Hope for women who suffer infertility, pelvic pain during sex

January 20th, 2009 - 12:56 pm ICT by IANS  

Washington, Jan 20 (IANS) There is some hope for women who suffer from endometriosis, infertility and pelvic pain during sex, a chronic disease that affects five to 10 million women in the US. Serdar Bulun, professor of gynaecology at Northwestern University’s Feinberg School of Medicine and colleagues have discovered key epigenetic abnormalities in endometriosis and identified existing chemicals that now help treat it.

Epigenetics is the study of the processes involved in the genetic development of an organism, especially the activation and deactivation of genes.

One of the abnormalities is the presence of enzyme aromatase - which produces oestrogen - in endometriosis, the diseased tissue that exists on pelvic organs and mimics the uterine lining. Normal endometrium, located in the uterine cavity, does not contain aromatase.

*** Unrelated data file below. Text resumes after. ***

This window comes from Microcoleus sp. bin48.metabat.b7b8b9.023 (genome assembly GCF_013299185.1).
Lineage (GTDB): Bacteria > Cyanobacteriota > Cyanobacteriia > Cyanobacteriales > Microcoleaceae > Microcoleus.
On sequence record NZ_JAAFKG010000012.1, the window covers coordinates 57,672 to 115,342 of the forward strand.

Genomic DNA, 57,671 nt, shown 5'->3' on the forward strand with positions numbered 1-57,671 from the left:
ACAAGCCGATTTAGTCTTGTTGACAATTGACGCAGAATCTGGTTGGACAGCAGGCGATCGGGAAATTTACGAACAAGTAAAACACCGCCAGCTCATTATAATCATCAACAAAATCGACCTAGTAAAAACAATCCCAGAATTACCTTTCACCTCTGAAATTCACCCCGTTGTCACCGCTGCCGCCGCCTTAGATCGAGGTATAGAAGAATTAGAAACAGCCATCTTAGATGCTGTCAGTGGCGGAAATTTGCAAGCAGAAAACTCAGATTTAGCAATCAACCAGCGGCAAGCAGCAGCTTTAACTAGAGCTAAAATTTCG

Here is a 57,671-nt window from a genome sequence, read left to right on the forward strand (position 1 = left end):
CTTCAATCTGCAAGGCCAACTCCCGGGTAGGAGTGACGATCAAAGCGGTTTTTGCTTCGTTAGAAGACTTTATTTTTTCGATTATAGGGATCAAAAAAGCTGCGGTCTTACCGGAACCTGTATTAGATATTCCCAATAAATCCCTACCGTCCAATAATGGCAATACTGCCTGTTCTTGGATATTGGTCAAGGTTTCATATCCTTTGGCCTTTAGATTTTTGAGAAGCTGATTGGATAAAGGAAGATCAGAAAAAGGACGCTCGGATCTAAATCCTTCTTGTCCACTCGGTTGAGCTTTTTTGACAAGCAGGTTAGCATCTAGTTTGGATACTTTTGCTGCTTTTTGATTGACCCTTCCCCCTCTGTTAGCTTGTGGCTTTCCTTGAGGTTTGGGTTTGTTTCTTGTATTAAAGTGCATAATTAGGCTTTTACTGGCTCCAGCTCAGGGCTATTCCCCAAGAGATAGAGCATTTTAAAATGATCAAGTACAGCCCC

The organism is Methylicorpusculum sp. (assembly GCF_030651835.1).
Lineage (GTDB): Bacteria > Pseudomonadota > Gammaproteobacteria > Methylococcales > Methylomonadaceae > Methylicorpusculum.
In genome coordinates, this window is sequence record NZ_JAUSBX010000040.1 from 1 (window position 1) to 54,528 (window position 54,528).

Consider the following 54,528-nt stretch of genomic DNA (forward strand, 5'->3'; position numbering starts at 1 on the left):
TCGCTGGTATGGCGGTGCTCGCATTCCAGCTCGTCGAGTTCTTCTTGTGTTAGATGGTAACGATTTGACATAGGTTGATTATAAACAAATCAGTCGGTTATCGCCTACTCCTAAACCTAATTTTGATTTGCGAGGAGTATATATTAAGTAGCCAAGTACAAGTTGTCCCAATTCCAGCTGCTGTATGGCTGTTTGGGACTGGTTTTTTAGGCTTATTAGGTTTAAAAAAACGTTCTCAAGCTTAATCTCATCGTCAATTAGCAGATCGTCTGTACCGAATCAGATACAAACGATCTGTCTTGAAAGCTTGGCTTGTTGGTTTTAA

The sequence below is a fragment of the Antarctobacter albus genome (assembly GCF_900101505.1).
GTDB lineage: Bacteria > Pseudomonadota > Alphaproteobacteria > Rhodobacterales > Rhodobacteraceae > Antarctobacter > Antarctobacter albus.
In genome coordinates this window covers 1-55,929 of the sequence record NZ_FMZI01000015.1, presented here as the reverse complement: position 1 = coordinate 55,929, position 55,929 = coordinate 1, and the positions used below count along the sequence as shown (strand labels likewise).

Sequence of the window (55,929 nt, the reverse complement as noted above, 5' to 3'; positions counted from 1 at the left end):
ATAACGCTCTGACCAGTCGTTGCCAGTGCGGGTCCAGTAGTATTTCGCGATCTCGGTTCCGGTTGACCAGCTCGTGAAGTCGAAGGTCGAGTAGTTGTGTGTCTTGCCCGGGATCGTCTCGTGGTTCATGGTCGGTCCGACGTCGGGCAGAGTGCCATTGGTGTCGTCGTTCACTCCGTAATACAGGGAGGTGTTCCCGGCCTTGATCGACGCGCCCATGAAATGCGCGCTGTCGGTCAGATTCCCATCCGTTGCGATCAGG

Consequently, women with endometriosis have excessive oestrogen in this abnormal tissue found on surfaces of pelvic organs such as the ovaries.

Bulun found the protein SF1 that produces aromatase, which is supposed to be shut down, is active in endometriosis.

“Oestrogen is like fuel for fire in endometriosis,” Bulun said. “It triggers the endometriosis and makes it grow fast.”

As a result of the aromatase finding, Bulun launched clinical trials in 2004 and 2005 testing aromatase inhibitors - currently used in breast cancer treatment - for women with endometriosis.

The drug blocks oestrogen formation and secondarily improves progesterone responsiveness. “We came up with a new treatment of choice for post-menopausal women with endometriosis,” Bulun said.

Moreover, treatment with an aromatase inhibitor is a very good option for premenopausal women with endometriosis not responding to existing treatments, he noted.

Bulun believes that these abnormalities result from epigenetic defects that occur very early on during embryonic development and may be the result of early exposure to environmental toxins, said a Northwestern release.

These findings were published in the January issue of the New England Journal of Medicine.

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